Many of our North Dakota dunes are from 50 to 80 feet high and a few are nearly 100 feet high. It's hard to visualize by standing on the top of a dune (you need to be higher, in an airplane), but many of the dunes have a strong northwest-southeast linearity, parallel to the direction the wind was blowing when it built them. These are known as longitudinal dunes. A few of our dunes are crescent shaped with their convex side pointing toward the northwest or nearly north (upwind), and their ends pointing southeastward (downwind). In North Dakota, the crescent-shaped dunes are not as large as the longitudinal dunes. Geologists generally refer to them as barchan dunes (pronounced bar-con; the word is Turkish and means "sand hill"). They are also known as horseshoe dunes or parabolic dunes.

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Wind blown ripples southwest of Walcott, North Dakota (Photo by J. Bluemle).

Sand dunes are certainly our most obvious and spectacular wind-blown landforms, but they are not the only kind of deposit in North Dakota that was formed by the wind. While the wind was shaping the sand into dunes, much finer, silt-sized particles were being blown greater distances and spreading out over much wider areas. In fact, much of North Dakota is veneered by a discontinuous layer of wind-blown silt that geologists call "loess" (rhymes with "puss;" the word translates approximately "loose" from German). In places along the Missouri River valley in northern Mercer County; just south of Garrison Dam in McLean County; and in parts of Emmons County along the Oahe Reservoir the loess is as much as 20 feet thick. Over much of southwestern North Dakota, the loess cover is from 3 to 6 feet thick.

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Dunes nortwest of Fort Yates in the Porcupine Creek Valley.

Generally, the relatively flat areas of wind-blown loess, which are essentially the deposits of Altithermal dust storms, occur downwind from river flood-plain deposits or downwind from any place the wind could sweep over a broad area of fine-grained sediment. In parts of western Iowa, just east of the Missouri River Valley, deposits of loess more than 100 feet thick are found, and in the Gobi Desert in Mongolia the wind-blown silt may be as much as 1,000 feet thick. In North Dakota and other plains states during the 1930's, as much as several feet of wind-blown soil collected along fence rows and on buildings; we've all seen pictures of the dust-bowl conditions during the thirties.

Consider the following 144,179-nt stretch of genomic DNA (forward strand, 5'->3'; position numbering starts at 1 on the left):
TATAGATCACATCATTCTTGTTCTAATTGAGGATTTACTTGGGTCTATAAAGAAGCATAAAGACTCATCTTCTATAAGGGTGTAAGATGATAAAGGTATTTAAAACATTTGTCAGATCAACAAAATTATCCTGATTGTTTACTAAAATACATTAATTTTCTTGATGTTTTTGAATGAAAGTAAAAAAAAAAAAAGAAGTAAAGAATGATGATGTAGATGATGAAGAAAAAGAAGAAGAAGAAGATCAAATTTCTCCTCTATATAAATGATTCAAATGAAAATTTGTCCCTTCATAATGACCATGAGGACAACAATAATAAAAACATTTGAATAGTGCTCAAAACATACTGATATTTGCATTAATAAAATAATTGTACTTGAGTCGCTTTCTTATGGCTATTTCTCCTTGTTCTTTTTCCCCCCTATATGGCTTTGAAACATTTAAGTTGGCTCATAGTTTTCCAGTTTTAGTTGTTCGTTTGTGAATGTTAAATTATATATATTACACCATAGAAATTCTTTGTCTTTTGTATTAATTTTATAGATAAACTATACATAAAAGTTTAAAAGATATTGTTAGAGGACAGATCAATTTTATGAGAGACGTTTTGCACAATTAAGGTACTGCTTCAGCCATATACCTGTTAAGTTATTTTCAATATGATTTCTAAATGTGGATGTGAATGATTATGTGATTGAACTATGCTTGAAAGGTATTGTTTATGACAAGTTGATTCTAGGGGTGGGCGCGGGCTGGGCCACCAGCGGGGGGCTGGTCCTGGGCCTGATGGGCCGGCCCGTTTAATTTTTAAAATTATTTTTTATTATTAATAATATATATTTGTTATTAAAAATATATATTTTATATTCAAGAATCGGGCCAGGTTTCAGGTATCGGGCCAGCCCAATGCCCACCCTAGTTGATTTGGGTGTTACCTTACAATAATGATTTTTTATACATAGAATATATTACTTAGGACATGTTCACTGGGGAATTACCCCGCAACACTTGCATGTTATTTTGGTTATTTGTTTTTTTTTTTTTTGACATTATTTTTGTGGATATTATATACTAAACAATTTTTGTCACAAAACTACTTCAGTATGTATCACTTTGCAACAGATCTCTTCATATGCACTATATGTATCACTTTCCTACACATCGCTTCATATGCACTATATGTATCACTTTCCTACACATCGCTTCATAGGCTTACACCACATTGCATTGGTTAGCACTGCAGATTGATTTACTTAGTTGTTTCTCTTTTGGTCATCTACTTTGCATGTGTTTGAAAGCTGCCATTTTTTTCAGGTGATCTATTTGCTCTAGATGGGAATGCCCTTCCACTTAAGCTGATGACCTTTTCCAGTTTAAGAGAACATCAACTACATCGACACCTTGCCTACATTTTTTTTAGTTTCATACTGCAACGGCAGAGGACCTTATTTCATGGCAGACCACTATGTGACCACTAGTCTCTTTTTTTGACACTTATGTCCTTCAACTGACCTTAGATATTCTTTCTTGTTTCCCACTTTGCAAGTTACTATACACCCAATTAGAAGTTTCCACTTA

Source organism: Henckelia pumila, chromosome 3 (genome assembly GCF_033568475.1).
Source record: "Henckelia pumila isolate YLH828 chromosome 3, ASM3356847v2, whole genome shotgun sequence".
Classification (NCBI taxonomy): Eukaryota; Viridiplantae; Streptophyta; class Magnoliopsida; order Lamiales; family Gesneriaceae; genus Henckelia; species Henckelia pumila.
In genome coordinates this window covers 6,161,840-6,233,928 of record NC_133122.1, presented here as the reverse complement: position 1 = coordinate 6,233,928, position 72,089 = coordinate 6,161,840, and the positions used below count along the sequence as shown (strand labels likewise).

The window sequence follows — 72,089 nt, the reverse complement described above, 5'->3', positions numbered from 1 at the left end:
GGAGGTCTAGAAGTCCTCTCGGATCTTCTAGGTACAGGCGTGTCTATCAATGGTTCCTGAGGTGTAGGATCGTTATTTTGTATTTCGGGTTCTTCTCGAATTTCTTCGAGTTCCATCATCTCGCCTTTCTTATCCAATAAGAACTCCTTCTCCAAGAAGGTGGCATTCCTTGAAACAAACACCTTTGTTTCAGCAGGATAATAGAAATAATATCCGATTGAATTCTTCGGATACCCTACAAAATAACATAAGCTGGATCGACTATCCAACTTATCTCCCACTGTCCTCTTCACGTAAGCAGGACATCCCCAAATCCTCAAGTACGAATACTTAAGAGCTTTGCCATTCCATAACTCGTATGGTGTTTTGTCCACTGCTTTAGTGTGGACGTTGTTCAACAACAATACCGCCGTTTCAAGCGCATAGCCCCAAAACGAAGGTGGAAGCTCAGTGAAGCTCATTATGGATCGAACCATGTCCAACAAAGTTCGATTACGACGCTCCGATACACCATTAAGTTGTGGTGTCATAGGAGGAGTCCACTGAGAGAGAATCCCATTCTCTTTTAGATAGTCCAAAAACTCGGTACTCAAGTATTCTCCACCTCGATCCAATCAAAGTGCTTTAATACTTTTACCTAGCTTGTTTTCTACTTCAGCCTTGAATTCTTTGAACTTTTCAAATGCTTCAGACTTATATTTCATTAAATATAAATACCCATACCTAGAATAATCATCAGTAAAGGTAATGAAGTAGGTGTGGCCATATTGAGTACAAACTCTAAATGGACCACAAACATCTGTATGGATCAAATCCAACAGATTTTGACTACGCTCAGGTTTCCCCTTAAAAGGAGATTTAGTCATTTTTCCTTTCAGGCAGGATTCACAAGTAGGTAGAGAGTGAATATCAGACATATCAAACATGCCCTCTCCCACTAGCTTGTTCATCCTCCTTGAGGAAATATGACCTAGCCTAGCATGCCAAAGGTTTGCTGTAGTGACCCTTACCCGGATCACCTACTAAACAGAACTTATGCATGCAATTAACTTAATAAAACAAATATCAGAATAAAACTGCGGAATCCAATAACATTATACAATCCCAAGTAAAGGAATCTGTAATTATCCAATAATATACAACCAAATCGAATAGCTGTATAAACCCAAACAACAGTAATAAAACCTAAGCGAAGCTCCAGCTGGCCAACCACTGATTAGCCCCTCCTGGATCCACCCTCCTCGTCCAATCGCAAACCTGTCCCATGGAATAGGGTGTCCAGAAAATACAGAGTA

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Dunes and aspen near Hamar, Eddy County, North Dakota (Photo by J. Bluemle).

The next nice summer day that you happen to be traveling on Highway 2 in the area between Towner and Denbigh, or along Highway 27 east of Lisbon, or in any of a number of places where dunes are easily accessible, stop for a while and walk out into them. The dunes near McLeod in eastern Ransom County are part of the Sheyenne National Grassland and a beautiful place to see undisturbed native prairie. The dunes in the Walhalla area are special too as they are the only ones in North Dakota that are largely wooded. Other smaller areas of dunes may be found near Hamar in eastern Eddy County and near Stanton on both sides of the Missouri River in Mercer and McLean counties. Wherever you stop among our dunes, I think you'll enjoy them as much as I do.